A freedom to live securely in his love.

“There is no fear in love. But perfect love drives out fear, because fear has to do with punishment. The one who fears is not made perfect in love.” 1 John 4:18 (NIV)

“I hold fast to your statutes, O Lord; do not let me be put to shame. I run in the path of your commands, for you have set my heart free.” Psalm 119:31-32 (NIV)

 

 

How to embrace the changing colors of our dreams

dreams

When I was a little girl I use to dream of family.

The kind of family where the mommy and daddy loved each other and the kids basked in the glow of that love.

The kind of family where it was a safe place to fail.

The kind of family where kids were encouraged to dream big and use their imagination.

The kind of family where performance didn’t mean acceptance.

The kind of family where perfection and rejection were not related.

Then I grew up.

I married at 20 and had my first baby at 23. Three more followed in the next 7 years. My dream had come true. I was living my dream.

What I didn’t know was how stinking hard it would be to steward the dream.

Continue reading here: The Colors of Our Dreams

broken benefits

Isaiah 40-31

James 1:2-4 ‘Consider it pure joy my brothers whenever you face trials of many kinds because you know that the testing of your faith develops perseverance. Perseverance must finish its work so that you may be mature and complete not lacking anything.’

So often I want to be mature and complete in my walk with Christ without wanting the trials and perseverance, but these verses clearly lay out the path to maturity:

Trials.

Test Faith.

Perseverance.

Maturity

Completeness.

What if we were to look at every trial that comes along through the lens of this verse? Trials are stepping stones to maturity and completeness. Who doesn’t want maturity—wouldn’t it be wonderful if all believers were mature immediately after salvation? Wouldn’t it be amazing if the body of Christ—the church was complete and not lacking anything?

Society would be affected for the good. Jesus would be represented well. God would be known.

But these verses and others like them indicate that maybe, just maybe trials are for our benefit. Faith is tested, and as our faith is tested we get to practice a little muscle called perseverance.

I’m not so sure I like that word: perseverance. I mean it sounds super noble and all that, but it also sounds a little vague, like trying to catch a cloud. Honestly, when I am in the middle of ‘persevering’ it usually feels messy and lonely and a little bit desert-y. Just what is perseverance? Is it facing down our trials with grit and determination? It’s actually a steadfastness in doing something despite difficulty or a delay in achieving something.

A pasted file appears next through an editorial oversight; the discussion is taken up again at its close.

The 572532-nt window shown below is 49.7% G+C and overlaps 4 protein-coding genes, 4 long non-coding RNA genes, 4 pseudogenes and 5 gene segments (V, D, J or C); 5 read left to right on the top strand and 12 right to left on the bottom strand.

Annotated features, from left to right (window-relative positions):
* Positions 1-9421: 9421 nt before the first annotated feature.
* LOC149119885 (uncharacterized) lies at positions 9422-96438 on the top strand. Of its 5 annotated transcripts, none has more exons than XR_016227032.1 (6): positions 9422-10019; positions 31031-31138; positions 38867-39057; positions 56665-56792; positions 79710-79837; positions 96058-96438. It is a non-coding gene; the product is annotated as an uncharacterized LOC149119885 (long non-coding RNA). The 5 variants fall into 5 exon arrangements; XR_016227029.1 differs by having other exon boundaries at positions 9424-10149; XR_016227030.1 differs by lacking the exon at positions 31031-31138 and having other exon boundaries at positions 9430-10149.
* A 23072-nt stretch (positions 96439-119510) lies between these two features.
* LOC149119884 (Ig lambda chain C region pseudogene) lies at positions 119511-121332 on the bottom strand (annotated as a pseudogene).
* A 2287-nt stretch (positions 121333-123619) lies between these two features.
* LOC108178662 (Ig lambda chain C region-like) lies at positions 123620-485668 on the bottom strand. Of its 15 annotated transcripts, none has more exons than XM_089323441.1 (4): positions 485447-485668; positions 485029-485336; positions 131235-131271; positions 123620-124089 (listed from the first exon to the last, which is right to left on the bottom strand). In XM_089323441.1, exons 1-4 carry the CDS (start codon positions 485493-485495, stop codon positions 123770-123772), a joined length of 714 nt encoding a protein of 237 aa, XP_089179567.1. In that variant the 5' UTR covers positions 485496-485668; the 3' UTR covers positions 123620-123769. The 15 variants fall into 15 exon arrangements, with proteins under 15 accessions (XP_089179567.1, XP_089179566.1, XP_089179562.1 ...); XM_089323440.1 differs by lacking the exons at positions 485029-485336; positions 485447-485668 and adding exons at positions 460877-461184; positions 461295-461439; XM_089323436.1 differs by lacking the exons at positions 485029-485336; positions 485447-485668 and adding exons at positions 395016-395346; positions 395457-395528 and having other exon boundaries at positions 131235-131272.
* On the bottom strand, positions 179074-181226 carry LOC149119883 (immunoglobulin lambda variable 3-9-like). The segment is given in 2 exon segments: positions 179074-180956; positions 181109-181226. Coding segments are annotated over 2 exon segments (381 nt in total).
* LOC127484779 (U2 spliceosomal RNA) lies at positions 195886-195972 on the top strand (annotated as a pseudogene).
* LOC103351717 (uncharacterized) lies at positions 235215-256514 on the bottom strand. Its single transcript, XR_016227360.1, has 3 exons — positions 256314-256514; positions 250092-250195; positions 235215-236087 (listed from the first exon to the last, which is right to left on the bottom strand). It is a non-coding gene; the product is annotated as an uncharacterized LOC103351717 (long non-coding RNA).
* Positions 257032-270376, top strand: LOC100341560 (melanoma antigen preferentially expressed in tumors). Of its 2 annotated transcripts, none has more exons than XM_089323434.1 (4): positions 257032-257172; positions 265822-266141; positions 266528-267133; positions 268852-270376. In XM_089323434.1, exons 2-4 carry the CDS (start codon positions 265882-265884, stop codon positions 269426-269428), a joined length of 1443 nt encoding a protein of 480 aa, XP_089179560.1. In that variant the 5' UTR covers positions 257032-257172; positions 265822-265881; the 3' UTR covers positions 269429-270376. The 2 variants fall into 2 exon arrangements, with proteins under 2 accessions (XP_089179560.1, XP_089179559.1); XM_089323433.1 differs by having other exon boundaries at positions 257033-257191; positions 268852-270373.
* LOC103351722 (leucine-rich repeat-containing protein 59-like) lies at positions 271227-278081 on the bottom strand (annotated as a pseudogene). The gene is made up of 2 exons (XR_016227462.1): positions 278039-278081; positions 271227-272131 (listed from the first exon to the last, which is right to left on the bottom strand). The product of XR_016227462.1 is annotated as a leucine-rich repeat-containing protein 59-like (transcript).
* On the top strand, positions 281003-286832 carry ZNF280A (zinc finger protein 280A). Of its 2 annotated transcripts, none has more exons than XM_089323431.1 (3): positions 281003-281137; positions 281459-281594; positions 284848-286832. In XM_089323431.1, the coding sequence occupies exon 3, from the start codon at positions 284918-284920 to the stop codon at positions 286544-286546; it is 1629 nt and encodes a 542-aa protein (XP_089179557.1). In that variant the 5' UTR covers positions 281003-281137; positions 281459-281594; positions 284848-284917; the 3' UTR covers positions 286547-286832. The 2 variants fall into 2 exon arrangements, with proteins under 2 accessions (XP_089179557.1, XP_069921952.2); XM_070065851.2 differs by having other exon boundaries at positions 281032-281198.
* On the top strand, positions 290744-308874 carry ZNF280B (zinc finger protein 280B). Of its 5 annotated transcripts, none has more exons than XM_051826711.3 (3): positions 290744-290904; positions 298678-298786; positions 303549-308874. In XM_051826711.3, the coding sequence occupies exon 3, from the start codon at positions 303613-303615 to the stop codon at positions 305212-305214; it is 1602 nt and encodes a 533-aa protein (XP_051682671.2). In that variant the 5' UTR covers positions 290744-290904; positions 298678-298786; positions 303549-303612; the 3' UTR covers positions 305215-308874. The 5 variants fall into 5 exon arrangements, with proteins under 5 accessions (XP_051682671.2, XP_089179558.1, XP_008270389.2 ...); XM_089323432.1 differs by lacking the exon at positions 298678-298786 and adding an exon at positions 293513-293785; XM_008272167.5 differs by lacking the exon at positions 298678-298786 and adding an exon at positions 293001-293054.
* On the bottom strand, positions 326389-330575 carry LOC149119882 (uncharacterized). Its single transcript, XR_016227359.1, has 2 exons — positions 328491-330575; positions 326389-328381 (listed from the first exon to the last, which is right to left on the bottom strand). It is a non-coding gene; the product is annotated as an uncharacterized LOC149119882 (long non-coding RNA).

How do we reconcile trials as joy and being plucked from the net and mirey clay the Psalmist talks about? Could it be more of a heart condition rather than our physical condition?

I am a sunny optimist with a heavy dose of realism as well. I know that life can be rough. I know that people disappoint and I know that we make choices every day to further our relationship with Christ or not.

I think we have to get to a point where God is bigger than our life junk. We need to ask for the eyes of our hearts to be opened and  aware of the bigger picture and when we can’t see the bigger picture for the haze and fog, then we must trust God because we are confident he has our good in mind.

I certainly don’t go out and seek trials and stand with excited anticipation for the next opportunity to exercise perseverance and I don’t think you do either, but I think we can stand with bated breath waiting for our God to show up and blow us away with how he moves in us during our trials.

Trials can break us and it’s in our breaking that we can experience an overflow of amazing grace into our lives. You see, brokenness isn’t necessarily something we should shy away from because sometimes its in the brokenness that we find the best kind of grace.

The brokenness that Christ suffered brought us immeasurable grace and his subsequent triumph over death ensures that we will triumph, but we must submit. We must submit to his lordship in our heart and run in his ways and walk in his precepts even if they take us through fire.

He has your back. He stands waiting for you to run to him. He will be your strength. He will cause you to soar on the wind.

I pray that you will begin the journey of knowing God more and that he will reveal himself to you and he will open your eyes and your heart would be filled with the gift of faith, which he fans into a steady flame.

Welcome grace,

Jessica

what happens when the most powerful weapon is unleashed

lamp and light

The most powerful weapon in the world is at our fingertips. It has the power to destroy or to build up. It’s also the most volatile weapon because it is so uncontainable. What is this weapon?

To read more head over here to find my answer.

Thanks for reading and I would love to hear your story about this powerful weapon!!

Blessings,

Jessica